this footprint is an indicator that defines the total amount of water used to produce goods and services. Interestingly it takes into consideration both the direct and indirect consumption in the whole productive process. Thus, namely a cup of coffee entails the utilization of 140 liters of water and making a cotton shirt 500 liters of it. That’s its water footprint.
The mentioned Certificate of the National Water Authority (ANA for its acronym in Spanish)
promotes that the companies know about the water consumption and its processes and by doing so, they commit to the necessary actions in order to reduce it. I frequently hear mentioning that it’s difficult to know how to contribute to the preservation of nature and its resources. Here is a so very tangible initiative for this. It’s simple, efficient, accurate and available.
We know the reasons why it’s so imperative to take care of the water. However, beyond saving and preserving it, this venture turns out to be particularly valuable for the commitment that involves these companies assignment with the sustainable management of the resources, and that is remarkable.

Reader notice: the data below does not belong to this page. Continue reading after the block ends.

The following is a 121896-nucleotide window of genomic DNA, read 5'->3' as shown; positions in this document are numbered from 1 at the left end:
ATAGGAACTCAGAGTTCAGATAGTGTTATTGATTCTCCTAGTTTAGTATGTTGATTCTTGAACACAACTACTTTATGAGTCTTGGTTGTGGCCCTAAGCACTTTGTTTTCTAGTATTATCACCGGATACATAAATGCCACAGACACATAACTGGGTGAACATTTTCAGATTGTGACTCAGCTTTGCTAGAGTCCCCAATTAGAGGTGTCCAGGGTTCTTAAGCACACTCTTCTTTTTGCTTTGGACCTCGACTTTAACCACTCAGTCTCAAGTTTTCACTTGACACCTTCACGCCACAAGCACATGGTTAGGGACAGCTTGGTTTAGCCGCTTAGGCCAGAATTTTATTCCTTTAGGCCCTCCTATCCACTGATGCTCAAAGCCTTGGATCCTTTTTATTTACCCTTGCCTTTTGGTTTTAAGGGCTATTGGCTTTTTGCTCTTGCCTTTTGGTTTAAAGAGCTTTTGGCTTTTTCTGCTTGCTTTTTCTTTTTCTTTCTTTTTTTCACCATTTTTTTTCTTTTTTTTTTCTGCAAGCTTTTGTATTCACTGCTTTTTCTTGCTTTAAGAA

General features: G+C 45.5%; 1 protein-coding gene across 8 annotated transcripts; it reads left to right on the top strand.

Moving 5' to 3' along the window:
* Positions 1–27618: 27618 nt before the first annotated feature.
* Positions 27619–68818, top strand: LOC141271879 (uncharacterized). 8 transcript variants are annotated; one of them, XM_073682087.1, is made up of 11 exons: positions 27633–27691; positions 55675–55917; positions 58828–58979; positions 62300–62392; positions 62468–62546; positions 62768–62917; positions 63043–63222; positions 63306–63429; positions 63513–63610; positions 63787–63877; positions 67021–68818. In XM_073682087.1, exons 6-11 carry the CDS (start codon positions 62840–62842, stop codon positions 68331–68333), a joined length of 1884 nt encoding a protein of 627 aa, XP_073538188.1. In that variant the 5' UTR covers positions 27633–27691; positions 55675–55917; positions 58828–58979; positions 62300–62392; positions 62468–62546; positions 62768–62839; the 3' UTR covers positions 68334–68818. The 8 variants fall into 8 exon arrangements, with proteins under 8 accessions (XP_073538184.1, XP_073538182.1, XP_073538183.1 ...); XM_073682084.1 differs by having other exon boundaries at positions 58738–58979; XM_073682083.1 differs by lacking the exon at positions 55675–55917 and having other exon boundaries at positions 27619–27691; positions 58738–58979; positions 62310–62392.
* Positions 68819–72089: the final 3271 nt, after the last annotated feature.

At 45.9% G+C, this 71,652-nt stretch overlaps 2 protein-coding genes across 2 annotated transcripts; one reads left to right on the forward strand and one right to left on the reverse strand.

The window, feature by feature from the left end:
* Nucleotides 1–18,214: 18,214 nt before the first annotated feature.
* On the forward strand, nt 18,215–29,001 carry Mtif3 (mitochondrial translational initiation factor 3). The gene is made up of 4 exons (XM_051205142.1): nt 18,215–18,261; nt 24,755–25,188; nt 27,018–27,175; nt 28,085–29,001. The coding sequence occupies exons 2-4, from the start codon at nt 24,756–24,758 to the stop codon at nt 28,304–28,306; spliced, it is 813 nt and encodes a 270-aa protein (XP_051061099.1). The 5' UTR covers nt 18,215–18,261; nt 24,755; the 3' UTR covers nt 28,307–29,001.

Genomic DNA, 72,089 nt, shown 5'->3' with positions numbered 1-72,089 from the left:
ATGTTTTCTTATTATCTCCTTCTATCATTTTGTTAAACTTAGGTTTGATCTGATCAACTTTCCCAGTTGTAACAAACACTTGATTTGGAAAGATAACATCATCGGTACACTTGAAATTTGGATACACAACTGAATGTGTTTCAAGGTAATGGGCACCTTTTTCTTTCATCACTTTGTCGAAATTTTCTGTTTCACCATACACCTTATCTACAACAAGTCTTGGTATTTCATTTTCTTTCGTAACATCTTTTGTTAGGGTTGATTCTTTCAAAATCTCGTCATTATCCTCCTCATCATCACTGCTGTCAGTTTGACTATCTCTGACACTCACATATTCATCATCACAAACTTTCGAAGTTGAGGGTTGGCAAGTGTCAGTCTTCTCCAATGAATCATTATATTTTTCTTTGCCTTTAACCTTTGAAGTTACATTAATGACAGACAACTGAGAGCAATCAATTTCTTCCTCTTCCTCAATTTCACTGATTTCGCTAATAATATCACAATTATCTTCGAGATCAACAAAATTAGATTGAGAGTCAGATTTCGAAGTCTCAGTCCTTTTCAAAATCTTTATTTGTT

Within the complex reality as it is ours (Lima is a desert) for the water resources management and in a complex scenario after El Niño, it’s rewarding to spot how some initiatives are emerging, which for their simplicity and scalability call up several sectors of the society and have them come together, such as: the state, the private sector, and the international cooperation.
This program that is supported by the 2030 Water Resources Group’s Board of Directors in Peru aligns with the United Nations’ Sustainable Development Goals, to the OCDE’s water governance, but above all, it shares the government vision to count on safe water and to achieve a water and sanitation supply for all the Peruvians towards year 2021.
We already have one first company with the Blue Certificate in hand, and eight on their way to get
it. From here, I encourage other companies to get involved and to participate. It’s good to recall
Antoine de Saint Exupéry: “the essential is invisible to the eye”.